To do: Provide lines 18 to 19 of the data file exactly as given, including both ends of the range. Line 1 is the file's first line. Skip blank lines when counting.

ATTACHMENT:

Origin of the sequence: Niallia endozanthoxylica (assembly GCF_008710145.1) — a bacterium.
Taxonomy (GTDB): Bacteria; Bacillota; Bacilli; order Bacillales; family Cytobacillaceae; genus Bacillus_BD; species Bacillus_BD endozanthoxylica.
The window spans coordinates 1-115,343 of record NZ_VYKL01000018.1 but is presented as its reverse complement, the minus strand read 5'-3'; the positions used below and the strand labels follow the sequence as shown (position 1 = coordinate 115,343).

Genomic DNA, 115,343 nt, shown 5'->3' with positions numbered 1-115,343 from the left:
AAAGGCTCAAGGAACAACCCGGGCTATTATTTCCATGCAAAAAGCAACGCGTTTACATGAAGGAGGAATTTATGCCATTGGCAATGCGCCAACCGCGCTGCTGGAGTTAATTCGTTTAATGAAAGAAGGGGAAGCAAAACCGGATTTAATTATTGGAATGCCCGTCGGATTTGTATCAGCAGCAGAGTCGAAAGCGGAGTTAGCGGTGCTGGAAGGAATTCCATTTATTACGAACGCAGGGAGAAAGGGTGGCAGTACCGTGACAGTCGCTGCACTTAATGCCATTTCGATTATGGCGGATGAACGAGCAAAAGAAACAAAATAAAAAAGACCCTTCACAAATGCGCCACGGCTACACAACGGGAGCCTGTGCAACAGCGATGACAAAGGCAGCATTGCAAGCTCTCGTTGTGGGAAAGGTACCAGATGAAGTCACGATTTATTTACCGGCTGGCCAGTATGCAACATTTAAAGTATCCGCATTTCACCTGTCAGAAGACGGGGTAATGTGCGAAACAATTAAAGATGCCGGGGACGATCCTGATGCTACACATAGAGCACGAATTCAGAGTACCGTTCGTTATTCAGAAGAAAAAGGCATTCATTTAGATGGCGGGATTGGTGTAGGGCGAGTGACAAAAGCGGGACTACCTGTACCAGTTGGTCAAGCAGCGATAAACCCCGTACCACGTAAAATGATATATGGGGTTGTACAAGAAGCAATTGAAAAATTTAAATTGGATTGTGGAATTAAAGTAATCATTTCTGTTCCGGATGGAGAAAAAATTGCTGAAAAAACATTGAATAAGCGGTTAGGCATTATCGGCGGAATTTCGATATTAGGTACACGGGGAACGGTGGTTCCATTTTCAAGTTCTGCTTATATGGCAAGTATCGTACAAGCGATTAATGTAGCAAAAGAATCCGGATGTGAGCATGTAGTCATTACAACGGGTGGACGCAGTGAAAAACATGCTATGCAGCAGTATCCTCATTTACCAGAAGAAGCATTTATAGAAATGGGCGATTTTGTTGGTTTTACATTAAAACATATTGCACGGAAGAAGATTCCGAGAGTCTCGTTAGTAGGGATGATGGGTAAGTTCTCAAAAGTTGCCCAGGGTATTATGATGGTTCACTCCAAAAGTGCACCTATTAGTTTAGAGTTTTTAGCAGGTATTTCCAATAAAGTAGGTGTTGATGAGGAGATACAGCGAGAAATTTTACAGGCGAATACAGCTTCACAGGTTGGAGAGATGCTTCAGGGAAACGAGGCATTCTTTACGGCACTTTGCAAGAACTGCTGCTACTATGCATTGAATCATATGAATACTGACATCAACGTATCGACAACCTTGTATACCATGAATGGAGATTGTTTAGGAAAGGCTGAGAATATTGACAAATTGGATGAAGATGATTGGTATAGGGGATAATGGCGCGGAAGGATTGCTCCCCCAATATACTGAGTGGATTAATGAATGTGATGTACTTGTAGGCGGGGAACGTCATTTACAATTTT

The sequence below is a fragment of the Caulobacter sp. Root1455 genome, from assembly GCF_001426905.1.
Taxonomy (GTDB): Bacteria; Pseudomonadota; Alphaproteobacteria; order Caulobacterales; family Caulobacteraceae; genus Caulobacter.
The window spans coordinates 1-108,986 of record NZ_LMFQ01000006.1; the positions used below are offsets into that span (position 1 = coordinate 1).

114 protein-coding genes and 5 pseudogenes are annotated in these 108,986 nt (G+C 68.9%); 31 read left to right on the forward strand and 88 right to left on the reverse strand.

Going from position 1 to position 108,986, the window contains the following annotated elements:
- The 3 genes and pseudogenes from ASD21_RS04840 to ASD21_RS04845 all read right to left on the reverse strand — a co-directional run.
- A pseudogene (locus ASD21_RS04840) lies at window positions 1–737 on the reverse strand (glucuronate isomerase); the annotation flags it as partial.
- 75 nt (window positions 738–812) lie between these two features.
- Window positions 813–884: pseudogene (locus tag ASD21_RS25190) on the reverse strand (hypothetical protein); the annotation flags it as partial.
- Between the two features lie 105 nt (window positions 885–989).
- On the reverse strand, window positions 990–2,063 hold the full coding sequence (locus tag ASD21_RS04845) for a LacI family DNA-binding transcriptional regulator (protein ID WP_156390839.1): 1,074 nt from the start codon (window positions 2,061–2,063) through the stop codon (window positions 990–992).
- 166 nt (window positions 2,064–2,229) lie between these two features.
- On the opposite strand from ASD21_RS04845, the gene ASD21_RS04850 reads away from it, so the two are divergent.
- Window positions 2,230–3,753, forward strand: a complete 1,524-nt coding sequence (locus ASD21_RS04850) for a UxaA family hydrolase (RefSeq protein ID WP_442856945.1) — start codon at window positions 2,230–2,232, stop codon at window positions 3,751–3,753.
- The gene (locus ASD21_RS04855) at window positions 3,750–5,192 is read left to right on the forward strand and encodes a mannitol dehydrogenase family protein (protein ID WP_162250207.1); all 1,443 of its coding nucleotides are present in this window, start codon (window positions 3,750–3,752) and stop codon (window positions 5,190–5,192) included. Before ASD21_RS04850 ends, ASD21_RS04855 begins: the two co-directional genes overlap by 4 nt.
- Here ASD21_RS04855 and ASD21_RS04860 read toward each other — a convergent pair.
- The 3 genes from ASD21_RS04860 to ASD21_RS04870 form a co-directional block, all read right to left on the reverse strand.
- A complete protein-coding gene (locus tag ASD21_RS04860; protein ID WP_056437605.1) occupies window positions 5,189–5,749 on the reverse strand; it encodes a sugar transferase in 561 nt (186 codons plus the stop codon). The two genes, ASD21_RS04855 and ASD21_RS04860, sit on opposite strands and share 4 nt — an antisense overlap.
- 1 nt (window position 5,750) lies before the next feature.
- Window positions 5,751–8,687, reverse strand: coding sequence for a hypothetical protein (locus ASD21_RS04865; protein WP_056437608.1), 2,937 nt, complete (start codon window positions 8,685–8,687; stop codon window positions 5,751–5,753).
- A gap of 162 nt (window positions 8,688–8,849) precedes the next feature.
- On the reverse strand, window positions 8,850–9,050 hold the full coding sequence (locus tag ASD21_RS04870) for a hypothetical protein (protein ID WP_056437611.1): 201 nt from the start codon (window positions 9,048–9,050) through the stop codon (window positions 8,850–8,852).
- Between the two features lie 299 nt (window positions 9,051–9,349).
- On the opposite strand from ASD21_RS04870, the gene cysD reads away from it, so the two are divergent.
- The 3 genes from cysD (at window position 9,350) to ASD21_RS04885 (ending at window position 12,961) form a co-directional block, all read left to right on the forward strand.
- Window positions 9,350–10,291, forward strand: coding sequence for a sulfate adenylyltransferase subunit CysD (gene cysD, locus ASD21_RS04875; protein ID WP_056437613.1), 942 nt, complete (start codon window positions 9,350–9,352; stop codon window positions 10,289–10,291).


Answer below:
- On the opposite strand from ASD21_RS04845, the gene ASD21_RS04850 reads away from it, so the two are divergent.
- Window positions 2,230–3,753, forward strand: a complete 1,524-nt coding sequence (locus ASD21_RS04850) for a UxaA family hydrolase (RefSeq protein ID WP_442856945.1) — start codon at window positions 2,230–2,232, stop codon at window positions 3,751–3,753.